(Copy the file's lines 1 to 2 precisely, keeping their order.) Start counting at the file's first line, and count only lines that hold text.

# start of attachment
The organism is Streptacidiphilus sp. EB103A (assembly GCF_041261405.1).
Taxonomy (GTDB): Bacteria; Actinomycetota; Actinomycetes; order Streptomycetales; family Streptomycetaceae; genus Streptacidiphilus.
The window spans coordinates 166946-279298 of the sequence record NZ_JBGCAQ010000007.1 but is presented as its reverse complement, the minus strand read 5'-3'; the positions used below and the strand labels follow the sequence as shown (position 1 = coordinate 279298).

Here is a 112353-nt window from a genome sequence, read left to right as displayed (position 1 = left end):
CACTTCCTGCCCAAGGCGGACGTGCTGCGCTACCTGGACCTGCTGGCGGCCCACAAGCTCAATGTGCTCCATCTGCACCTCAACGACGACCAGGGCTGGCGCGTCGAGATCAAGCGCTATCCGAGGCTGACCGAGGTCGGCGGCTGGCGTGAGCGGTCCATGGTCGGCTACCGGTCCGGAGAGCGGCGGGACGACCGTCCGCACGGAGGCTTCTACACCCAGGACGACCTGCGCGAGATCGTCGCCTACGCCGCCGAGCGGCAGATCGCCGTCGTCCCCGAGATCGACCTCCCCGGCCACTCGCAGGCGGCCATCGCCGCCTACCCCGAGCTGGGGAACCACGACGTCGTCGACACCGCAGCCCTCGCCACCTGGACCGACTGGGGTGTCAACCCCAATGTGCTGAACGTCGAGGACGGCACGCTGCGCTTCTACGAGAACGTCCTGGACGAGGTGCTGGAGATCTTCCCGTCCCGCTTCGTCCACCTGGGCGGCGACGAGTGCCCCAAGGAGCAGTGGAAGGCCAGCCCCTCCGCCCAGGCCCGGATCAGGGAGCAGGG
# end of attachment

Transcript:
The organism is Streptacidiphilus sp. EB103A (assembly GCF_041261405.1).
Taxonomy (GTDB): Bacteria; Actinomycetota; Actinomycetes; order Streptomycetales; family Streptomycetaceae; genus Streptacidiphilus.